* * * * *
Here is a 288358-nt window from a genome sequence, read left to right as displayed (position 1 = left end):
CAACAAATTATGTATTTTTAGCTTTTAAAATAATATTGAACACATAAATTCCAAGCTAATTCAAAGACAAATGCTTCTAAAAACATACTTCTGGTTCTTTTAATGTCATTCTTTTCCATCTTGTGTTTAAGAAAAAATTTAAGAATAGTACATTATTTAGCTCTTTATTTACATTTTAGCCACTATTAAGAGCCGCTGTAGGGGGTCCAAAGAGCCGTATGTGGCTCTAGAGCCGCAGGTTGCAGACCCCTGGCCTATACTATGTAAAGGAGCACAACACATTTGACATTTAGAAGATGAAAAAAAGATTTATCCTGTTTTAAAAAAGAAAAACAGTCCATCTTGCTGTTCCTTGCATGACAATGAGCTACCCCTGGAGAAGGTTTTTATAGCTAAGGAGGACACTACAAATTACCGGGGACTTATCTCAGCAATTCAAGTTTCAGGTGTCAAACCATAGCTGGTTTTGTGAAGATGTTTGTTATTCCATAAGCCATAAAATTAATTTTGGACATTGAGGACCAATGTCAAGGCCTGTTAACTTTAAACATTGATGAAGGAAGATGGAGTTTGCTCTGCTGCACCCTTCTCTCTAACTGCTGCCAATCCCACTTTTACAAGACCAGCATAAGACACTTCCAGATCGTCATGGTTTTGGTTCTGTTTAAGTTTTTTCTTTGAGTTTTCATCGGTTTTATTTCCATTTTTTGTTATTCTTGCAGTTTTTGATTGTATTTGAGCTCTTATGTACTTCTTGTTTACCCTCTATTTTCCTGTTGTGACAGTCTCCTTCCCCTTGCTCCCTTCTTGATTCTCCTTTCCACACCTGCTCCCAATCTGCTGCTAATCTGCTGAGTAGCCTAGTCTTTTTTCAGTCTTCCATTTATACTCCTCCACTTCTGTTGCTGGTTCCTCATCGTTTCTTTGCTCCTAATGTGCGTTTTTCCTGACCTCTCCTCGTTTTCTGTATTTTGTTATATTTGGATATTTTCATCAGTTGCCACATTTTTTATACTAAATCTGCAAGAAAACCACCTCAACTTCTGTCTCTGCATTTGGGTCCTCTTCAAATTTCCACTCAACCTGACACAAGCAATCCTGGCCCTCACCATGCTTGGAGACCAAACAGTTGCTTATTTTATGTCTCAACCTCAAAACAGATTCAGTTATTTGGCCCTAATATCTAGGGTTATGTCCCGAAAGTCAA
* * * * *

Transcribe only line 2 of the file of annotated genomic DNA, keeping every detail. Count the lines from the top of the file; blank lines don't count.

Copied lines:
CAACAAATTATGTATTTTTAGCTTTTAAAATAATATTGAACACATAAATTCCAAGCTAATTCAAAGACAAATGCTTCTAAAAACATACTTCTGGTTCTTTTAATGTCATTCTTTTCCATCTTGTGTTTAAGAAAAAATTTAAGAATAGTACATTATTTAGCTCTTTATTTACATTTTAGCCACTATTAAGAGCCGCTGTAGGGGGTCCAAAGAGCCGTATGTGGCTCTAGAGCCGCAGGTTGCAGACCCCTGGCCTATACTATGTAAAGGAGCACAACACATTTGACATTTAGAAGATGAAAAAAAGATTTATCCTGTTTTAAAAAAGAAAAACAGTCCATCTTGCTGTTCCTTGCATGACAATGAGCTACCCCTGGAGAAGGTTTTTATAGCTAAGGAGGACACTACAAATTACCGGGGACTTATCTCAGCAATTCAAGTTTCAGGTGTCAAACCATAGCTGGTTTTGTGAAGATGTTTGTTATTCCATAAGCCATAAAATTAATTTTGGACATTGAGGACCAATGTCAAGGCCTGTTAACTTTAAACATTGATGAAGGAAGATGGAGTTTGCTCTGCTGCACCCTTCTCTCTAACTGCTGCCAATCCCACTTTTACAAGACCAGCATAAGACACTTCCAGATCGTCATGGTTTTGGTTCTGTTTAAGTTTTTTCTTTGAGTTTTCATCGGTTTTATTTCCATTTTTTGTTATTCTTGCAGTTTTTGATTGTATTTGAGCTCTTATGTACTTCTTGTTTACCCTCTATTTTCCTGTTGTGACAGTCTCCTTCCCCTTGCTCCCTTCTTGATTCTCCTTTCCACACCTGCTCCCAATCTGCTGCTAATCTGCTGAGTAGCCTAGTCTTTTTTCAGTCTTCCATTTATACTCCTCCACTTCTGTTGCTGGTTCCTCATCGTTTCTTTGCTCCTAATGTGCGTTTTTCCTGACCTCTCCTCGTTTTCTGTATTTTGTTATATTTGGATATTTTCATCAGTTGCCACATTTTTTATACTAAATCTGCAAGAAAACCACCTCAACTTCTGTCTCTGCATTTGGGTCCTCTTCAAATTTCCACTCAACCTGACACAAGCAATCCTGGCCCTCACCATGCTTGGAGACCAAACAGTTGCTTATTTTATGTCTCAACCTCAAAACAGATTCAGTTATTTGGCCCTAATATCTAGGGTTATGTCCCGAAAGTCAA